Histopathology Laboratory

استعرض الموضوع السابق استعرض الموضوع التالي اذهب الى الأسفل

Histopathology Laboratory

مُساهمة  Admin في الأحد ديسمبر 13, 2009 1:12 pm

:

Gross Examination

Once a specimen is received in the Histopathology Laboratory, it is identified by its own unique accession number. The gross examination is important because once the specimen has been sectioned, all gross information is lost. At this time the gross specimen is weighed, measured, and may be photographed or X-rayed. If necessary, the margins are inked to determine the adequacy of surgical margins. Finally, a report of the macroscopic findings are dictated




Tissue that has been cut and placed in cassette


Dissection

Following protocols for the dissection of various organs, the pathologist or pathologist's assistant determines which areas to sample for microscopic examination. 3mm sections of tissue are cut from the specimen and placed into cassettes, then returned to formalin


Fixation


Specimens are fixed in 10% buffered formalin for several hours to denature the proteins and harden them. This prevents further decomposition of the tissue by arresting cell ****bolism. Some specimens are fixed overnight, prior to being examined grossly, to make them easier to handle and section


Dehydration




Tissue processor for dehydration

Tissues must be dehydrated before they can be infused with paraffin. In the automated tissue processor, sectioned tissue is submerged in a series of alcohol baths to remove water. The alcohol must then be cleared with a clearing agent, such as toluol, which is miscible with paraffin. This process is performed overnight so that the tissue is ready to be embedded with paraffin the next morning




Tissue embedded in molten paraffin


Paraffin Embedding


The tissue is placed in molten paraffin at 52 - 56°C for several minutes so that once the paraffin cools, the tissue and block will be hard enough to cut. Depending on the tissue, it will need to be embedded in the paraffin in a specific orientation. For example, a tubular structure is positioned so that when it is cross-sectioned, the entire lumen is visible

Cutting


The paraffin blocks containing the tissue are cut producing 5µm sections with a microtome. This piece of equipment has a set mechanism for advancing the block across a very sharp knife. The cut sections are floated on a water bath to remove wrinkles, then transferred by hand to glass slides



Cutting sections with the microtome




Sections in waterbath picked up on slides


De-Paraffinization


In order for the water-soluble dyes to penetrate the tissue, the sections must be rehydrated. Toluol is used to remove the paraffin, then a series of alcohol washings rehydrates the tissue


Staining


The slides are stained to differentiate the nuclear material and connective tissue from the rest of the tissue. The KGH histopathology laboratory uses the hematoxylin-phloxine-saffron (HPS) stain which is more effective than the regular hematoxylin-eosin (H & E) stain used by most laboratories. HPS stains the nuclei blue; the cytoplasm, muscle, and myelin red; and the connective tissue yellow



Slides of surgical specimens


Mounting


The tissue is again dehydrated with alcohol and toluol to preserve it indefinitely. The glass coverslip is applied by an automated machine. The slides are now ready to be viewed by the pathologist.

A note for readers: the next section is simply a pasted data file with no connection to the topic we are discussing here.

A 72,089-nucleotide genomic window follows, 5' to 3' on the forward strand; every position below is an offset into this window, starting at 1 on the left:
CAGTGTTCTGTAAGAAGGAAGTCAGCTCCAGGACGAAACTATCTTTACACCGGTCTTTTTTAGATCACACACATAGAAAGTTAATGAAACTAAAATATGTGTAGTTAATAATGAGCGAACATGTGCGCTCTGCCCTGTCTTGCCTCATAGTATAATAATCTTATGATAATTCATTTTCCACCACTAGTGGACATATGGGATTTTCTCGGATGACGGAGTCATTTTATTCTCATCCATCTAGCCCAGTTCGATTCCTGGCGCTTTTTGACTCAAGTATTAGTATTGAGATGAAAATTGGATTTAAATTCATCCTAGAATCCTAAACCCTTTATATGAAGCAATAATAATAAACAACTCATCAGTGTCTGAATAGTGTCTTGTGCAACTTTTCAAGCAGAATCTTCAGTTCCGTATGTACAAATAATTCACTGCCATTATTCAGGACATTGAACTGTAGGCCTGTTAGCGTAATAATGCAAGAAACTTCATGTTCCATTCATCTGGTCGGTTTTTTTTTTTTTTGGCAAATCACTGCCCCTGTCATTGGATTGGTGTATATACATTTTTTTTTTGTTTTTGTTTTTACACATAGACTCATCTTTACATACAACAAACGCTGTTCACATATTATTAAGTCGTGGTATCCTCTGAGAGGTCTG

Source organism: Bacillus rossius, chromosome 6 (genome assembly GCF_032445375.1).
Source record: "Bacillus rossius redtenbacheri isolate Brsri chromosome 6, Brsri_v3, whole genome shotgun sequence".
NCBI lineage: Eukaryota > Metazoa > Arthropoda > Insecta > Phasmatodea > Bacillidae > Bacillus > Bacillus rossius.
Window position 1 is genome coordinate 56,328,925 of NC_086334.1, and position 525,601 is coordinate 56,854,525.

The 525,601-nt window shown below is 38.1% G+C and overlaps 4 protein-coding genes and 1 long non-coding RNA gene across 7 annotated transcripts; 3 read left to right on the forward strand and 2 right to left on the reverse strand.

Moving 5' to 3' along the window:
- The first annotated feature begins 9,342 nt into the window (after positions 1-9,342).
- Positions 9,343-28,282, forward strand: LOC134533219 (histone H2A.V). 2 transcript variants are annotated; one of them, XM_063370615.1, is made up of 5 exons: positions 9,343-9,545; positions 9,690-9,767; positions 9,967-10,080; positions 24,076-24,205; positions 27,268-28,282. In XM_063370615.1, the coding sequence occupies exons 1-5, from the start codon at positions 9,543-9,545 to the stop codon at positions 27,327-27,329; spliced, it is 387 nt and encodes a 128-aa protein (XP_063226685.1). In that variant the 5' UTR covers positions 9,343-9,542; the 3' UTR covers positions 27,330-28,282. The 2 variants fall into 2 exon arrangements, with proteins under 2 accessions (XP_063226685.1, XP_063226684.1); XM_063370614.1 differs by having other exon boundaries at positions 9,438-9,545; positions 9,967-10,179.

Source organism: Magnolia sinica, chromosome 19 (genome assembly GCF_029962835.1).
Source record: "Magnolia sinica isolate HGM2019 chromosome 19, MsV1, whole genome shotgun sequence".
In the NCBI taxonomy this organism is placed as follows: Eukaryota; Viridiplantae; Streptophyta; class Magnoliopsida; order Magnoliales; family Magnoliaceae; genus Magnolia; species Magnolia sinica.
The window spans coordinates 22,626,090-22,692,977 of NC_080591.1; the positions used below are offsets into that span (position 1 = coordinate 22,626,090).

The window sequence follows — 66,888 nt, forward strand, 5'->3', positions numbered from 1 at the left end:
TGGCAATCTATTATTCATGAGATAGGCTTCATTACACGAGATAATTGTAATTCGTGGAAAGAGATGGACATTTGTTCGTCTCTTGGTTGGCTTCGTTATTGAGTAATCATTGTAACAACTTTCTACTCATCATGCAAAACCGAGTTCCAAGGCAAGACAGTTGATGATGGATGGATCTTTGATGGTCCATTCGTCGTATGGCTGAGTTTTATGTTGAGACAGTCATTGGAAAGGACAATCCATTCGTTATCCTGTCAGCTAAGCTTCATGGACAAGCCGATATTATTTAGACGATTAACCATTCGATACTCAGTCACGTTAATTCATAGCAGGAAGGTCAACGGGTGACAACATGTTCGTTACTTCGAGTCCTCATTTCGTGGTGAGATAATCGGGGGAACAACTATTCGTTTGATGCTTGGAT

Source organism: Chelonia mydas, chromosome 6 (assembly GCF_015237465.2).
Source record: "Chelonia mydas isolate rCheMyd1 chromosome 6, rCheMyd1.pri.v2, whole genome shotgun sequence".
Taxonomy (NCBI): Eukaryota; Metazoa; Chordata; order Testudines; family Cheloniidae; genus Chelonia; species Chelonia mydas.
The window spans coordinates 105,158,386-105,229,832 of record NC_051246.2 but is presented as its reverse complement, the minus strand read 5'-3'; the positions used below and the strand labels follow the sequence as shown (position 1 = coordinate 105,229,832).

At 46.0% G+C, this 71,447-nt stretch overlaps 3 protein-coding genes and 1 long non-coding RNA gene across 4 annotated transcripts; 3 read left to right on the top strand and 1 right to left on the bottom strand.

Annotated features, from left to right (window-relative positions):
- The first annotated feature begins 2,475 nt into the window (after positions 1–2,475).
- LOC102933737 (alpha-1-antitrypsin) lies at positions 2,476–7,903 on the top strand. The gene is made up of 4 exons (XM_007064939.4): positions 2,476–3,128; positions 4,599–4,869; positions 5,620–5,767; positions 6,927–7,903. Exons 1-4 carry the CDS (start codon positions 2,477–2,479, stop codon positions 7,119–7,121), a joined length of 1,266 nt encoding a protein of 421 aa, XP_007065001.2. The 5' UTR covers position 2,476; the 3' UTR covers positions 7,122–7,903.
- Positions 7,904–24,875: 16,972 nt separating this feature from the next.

De-Calcification


When specimens contain calcium, such as samples of bone or bone marrow, they must be de-calcified prior to cutting. Once the specimen is dissected into small sections and placed in plastic cassettes, it is de-calcified in RDO for approximately 4 hours


Special Stains



Sometimes the pathologist will order a special stain which highlights various features of the tissue or chemicals present


Examples of special stains are


Chemicals for special stains

Carbohydrate Stains
ex: PAS (periodic acid schiff) stain




Pigment Stains
ex: Prussian blue stain for iron




Micro-organism Stains
ex: Giemsa stain for H.pylori bacterium


Connective Tissue Stains
ex: Gordon and Sweet stain for reticulin



Pathology resident examing a frozen section


Frozen Sections


The frozen section laboratory is located close to the operating room, so that tissue removed in surgery can be processed immediately. When the specimen is received, it is labelled with its own unique accession number. The specimen is examined grossly and a section of tissue is sampled. The tissue sample is frozen in a Histobath containing isopentane at a temperature of -50°C. It is then transferred to a cryostat; a refrigerated box containing a microtome which cuts the tissue into 5µm sections. These sections are then mounted on slides and stained to differentiate the nuclear material from the rest of the tissue. The section is fixed in acidified alcohol, stained with hematoxylin and eosin, dehydrated in ethanol, and cleared in toluol. The entire process takes approximately 10 minutes to complete, allowing the pathologist to microscopically examine the specimen and quickly provide a diagnosis to the surgeon

Admin
Admin

المساهمات : 15
تاريخ التسجيل : 05/12/2009

معاينة صفحة البيانات الشخصي للعضو http://alm4moon.yoo7.com

الرجوع الى أعلى الصفحة اذهب الى الأسفل

استعرض الموضوع السابق استعرض الموضوع التالي الرجوع الى أعلى الصفحة

- مواضيع مماثلة

 
صلاحيات هذا المنتدى:
لاتستطيع الرد على المواضيع في هذا المنتدى